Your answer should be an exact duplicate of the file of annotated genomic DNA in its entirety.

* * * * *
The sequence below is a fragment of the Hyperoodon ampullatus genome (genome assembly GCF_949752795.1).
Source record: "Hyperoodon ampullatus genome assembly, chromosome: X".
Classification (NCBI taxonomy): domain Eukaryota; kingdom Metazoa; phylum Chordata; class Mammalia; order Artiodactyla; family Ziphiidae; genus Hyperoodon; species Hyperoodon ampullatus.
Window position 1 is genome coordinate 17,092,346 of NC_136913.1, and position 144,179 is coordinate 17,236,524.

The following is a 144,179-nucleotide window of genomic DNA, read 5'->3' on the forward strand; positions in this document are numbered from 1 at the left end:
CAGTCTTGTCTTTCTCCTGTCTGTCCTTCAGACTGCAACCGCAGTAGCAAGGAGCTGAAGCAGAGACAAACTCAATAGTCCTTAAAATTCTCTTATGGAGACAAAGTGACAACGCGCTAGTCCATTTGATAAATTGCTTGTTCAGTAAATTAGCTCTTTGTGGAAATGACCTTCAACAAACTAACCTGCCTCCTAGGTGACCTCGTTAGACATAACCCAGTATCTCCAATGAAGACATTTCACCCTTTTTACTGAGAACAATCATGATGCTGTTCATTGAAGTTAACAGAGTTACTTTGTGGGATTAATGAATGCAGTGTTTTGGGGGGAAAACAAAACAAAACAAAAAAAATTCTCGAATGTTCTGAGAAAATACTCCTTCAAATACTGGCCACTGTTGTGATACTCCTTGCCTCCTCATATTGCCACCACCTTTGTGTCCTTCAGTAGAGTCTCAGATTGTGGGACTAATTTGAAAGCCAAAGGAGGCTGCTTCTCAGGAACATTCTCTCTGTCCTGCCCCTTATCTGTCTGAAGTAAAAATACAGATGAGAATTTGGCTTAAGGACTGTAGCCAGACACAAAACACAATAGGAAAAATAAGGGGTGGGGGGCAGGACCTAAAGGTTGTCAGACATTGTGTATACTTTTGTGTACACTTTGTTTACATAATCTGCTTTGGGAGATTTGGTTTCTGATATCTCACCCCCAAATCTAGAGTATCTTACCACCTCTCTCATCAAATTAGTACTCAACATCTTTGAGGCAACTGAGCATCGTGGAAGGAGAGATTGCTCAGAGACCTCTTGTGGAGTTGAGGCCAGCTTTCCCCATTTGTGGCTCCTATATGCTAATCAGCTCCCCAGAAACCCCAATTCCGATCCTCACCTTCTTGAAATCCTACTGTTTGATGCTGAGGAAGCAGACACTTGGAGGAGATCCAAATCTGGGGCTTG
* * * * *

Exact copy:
The sequence below is a fragment of the Hyperoodon ampullatus genome (genome assembly GCF_949752795.1).
Source record: "Hyperoodon ampullatus genome assembly, chromosome: X".
Classification (NCBI taxonomy): domain Eukaryota; kingdom Metazoa; phylum Chordata; class Mammalia; order Artiodactyla; family Ziphiidae; genus Hyperoodon; species Hyperoodon ampullatus.
Window position 1 is genome coordinate 17,092,346 of NC_136913.1, and position 144,179 is coordinate 17,236,524.

The following is a 144,179-nucleotide window of genomic DNA, read 5'->3' on the forward strand; positions in this document are numbered from 1 at the left end:
CAGTCTTGTCTTTCTCCTGTCTGTCCTTCAGACTGCAACCGCAGTAGCAAGGAGCTGAAGCAGAGACAAACTCAATAGTCCTTAAAATTCTCTTATGGAGACAAAGTGACAACGCGCTAGTCCATTTGATAAATTGCTTGTTCAGTAAATTAGCTCTTTGTGGAAATGACCTTCAACAAACTAACCTGCCTCCTAGGTGACCTCGTTAGACATAACCCAGTATCTCCAATGAAGACATTTCACCCTTTTTACTGAGAACAATCATGATGCTGTTCATTGAAGTTAACAGAGTTACTTTGTGGGATTAATGAATGCAGTGTTTTGGGGGGAAAACAAAACAAAACAAAAAAAATTCTCGAATGTTCTGAGAAAATACTCCTTCAAATACTGGCCACTGTTGTGATACTCCTTGCCTCCTCATATTGCCACCACCTTTGTGTCCTTCAGTAGAGTCTCAGATTGTGGGACTAATTTGAAAGCCAAAGGAGGCTGCTTCTCAGGAACATTCTCTCTGTCCTGCCCCTTATCTGTCTGAAGTAAAAATACAGATGAGAATTTGGCTTAAGGACTGTAGCCAGACACAAAACACAATAGGAAAAATAAGGGGTGGGGGGCAGGACCTAAAGGTTGTCAGACATTGTGTATACTTTTGTGTACACTTTGTTTACATAATCTGCTTTGGGAGATTTGGTTTCTGATATCTCACCCCCAAATCTAGAGTATCTTACCACCTCTCTCATCAAATTAGTACTCAACATCTTTGAGGCAACTGAGCATCGTGGAAGGAGAGATTGCTCAGAGACCTCTTGTGGAGTTGAGGCCAGCTTTCCCCATTTGTGGCTCCTATATGCTAATCAGCTCCCCAGAAACCCCAATTCCGATCCTCACCTTCTTGAAATCCTACTGTTTGATGCTGAGGAAGCAGACACTTGGAGGAGATCCAAATCTGGGGCTTG